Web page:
As a new candidate I have to access the problem with my business expertise.

As Mayor, I will strictly prohibit the use of the costly practice nicknamed "scoop and toss." This maneuver which premised upon the issuance of new more expensive bonds has enabled previous mayors to delay making massive principal payments. Analysts at Fitch, which recently downgraded the city of Chicago's debt rating by three notches to A- from AA- on general obligation bonds, said in their report that such restructurings continue to marginally weaken the city's debt structure. This measure was completely unjustified, and only allowed us to spend beyond our means. I will reduce the City of Chicago debt service by transitioning Chicago from the current "Debt to Fund Services" revenue and expenditure system into a "Pay As You Go" revenue and expenditure system. This debt to fund Services system, which is like using your credit card to pay rent, is too reliant upon Municipal Bonds that result in an obligation to pay interest. I will reduce our debt incrementally, over a period of six-years. Year one we will utilize the $1.7 billion dollars in unused TIF funds; Forego $500 million worth of currently scheduled nonessential Infrastructure improvement projects; and Increase the number of contractors with the capacity to submit bids on city projects to reduce contracting costs by an estimated $600 million. Repeating these measures wil enable us to pay down the debt by $1.1 billion dollars, during each of the ensuing five years. When this transition is complete, the city of Chicago will save more than $900,000,000 in interest, annually. Additionally, this will result in the city of Chicago having a constant reserve fund and ultimately result in an increase in the City's weakening Bond Rating. As mayor I will opt for additional spending cuts. I will offer city employees the option of a ten hour a day, four day a week, forty hour work week. This would reduce daily start-up costs as well as reduce personal and public energy consumption. This would allow the city to avoid city employee furlough days. As Mayor, I will work to develop trade agreement to enable Chicago businesses to access Global and National economies. Through Public-Private initiatives we will empower these local businesses and enable them to place their products, goods and services into the National and International stream of commerce. The creation of jobs and opportunities will result in the expansion of our revenue base. As businesses share more in the costs of city services, the burden on homeowners and general taxpayers will decrease, significantly. Currently, the city of Chicago relies upon seven primary sources of revenue, including Real Estate tax, Income tax, Sales tax, Federal aid, State aid, Motor Fuel tax, Public Utility tax and Fines, fees and assessments. I will utilize "Naming Rights" as a non tax form of revenue. Excluding City Hall, we will provide opportunity for companies and individuals to rename public buildings, facilities, and other city assets according to their wishes. Unlike Privatization, the city would retain complete control over these assets.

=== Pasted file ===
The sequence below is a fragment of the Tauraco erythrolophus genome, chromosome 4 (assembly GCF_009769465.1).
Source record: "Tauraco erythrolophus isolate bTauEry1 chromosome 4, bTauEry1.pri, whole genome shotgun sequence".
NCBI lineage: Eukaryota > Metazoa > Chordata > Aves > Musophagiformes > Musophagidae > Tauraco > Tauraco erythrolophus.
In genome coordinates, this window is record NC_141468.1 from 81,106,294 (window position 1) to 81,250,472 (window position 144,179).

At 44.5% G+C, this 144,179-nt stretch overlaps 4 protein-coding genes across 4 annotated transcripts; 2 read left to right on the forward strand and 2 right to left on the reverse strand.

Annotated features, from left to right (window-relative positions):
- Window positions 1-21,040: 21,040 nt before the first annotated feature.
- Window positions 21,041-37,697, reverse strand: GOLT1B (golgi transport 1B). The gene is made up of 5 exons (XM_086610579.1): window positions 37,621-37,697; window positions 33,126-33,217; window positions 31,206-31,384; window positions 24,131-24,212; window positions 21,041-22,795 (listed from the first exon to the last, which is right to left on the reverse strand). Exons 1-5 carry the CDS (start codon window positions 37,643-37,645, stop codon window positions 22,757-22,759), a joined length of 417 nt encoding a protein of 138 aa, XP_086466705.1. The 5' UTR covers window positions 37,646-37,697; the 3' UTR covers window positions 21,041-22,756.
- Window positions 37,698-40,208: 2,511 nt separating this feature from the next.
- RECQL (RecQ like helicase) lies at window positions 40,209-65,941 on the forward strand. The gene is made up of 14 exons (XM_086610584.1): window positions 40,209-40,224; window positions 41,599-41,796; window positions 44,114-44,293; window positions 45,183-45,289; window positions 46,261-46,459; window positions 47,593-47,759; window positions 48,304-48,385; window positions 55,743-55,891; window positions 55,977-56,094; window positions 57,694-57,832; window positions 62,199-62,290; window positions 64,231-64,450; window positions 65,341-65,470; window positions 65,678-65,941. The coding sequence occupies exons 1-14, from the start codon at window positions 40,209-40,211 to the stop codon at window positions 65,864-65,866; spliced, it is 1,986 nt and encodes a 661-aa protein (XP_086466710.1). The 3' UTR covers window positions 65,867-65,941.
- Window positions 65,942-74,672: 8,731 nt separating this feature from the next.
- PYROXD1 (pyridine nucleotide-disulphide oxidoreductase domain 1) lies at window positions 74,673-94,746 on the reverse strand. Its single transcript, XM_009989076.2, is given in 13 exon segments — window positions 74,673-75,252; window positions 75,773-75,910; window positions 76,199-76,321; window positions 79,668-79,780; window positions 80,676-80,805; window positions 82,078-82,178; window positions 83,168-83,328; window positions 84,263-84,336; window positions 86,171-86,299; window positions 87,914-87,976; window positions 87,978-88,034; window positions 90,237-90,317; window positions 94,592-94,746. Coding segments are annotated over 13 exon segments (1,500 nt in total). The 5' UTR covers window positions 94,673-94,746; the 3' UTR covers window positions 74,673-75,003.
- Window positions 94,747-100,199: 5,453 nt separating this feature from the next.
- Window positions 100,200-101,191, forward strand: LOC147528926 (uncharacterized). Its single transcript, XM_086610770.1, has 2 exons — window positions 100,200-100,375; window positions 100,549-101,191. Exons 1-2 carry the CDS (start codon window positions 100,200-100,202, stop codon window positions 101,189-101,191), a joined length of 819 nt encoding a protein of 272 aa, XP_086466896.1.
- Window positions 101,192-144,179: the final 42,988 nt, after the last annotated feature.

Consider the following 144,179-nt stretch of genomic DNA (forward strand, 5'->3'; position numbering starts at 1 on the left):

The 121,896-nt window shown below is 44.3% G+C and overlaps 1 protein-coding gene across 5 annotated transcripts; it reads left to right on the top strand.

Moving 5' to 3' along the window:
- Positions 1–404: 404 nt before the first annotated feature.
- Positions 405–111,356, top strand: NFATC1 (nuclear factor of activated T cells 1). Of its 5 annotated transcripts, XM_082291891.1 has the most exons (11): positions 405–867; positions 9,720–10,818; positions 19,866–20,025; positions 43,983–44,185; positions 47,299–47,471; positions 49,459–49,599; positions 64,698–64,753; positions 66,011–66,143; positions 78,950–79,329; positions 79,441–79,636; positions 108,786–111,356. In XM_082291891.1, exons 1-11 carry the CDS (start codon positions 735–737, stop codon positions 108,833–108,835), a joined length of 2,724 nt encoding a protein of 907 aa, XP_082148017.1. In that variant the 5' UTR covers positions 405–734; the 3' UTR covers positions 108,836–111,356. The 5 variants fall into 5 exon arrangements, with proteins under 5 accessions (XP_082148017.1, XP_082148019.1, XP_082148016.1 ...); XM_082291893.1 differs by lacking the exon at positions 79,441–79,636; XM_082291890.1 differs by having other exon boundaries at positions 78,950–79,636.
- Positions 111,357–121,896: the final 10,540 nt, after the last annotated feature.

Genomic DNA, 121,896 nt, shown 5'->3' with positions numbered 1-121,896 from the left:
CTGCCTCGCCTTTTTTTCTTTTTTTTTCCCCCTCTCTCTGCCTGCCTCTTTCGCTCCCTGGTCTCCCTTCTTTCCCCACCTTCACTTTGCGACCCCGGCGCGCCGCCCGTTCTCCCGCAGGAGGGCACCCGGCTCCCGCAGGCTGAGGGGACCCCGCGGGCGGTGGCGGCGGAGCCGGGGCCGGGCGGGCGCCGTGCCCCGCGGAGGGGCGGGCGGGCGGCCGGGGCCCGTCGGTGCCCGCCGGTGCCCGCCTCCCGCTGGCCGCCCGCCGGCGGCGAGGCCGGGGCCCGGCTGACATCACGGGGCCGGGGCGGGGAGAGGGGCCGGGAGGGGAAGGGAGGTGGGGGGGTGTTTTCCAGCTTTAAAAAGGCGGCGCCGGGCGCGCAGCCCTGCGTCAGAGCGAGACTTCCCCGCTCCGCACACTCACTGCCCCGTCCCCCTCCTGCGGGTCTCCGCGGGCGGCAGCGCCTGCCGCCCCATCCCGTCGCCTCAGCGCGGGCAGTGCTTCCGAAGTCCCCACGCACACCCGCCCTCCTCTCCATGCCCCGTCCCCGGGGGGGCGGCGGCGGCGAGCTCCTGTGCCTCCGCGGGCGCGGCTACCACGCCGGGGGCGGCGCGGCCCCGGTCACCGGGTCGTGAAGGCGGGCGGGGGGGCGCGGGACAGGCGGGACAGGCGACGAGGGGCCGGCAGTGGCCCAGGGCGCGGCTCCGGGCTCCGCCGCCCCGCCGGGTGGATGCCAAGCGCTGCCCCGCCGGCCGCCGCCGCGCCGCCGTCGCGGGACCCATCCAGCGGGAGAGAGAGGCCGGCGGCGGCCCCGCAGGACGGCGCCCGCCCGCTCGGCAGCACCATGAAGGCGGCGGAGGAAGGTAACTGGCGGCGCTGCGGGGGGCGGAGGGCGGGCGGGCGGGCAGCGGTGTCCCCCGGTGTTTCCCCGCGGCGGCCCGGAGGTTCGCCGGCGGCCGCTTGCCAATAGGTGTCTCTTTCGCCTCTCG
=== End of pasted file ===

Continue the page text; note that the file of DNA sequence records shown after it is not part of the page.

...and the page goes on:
I have been vocal in my opposition to "scoop and toss" and that was one of my reasons for voting NO to the most recent budget. Kicking the can down the road is not responsible. I have proposed ways to increase revenue and believe we need to have a healthy debate on commuter and LaSalle Street taxes. We also need to streamline city government and cut waste in order to get our financial house in order. Establishing confidence in city finances is essential, and we do not get there with more fines and fees on the middle class. It is time for people to pay their fair share.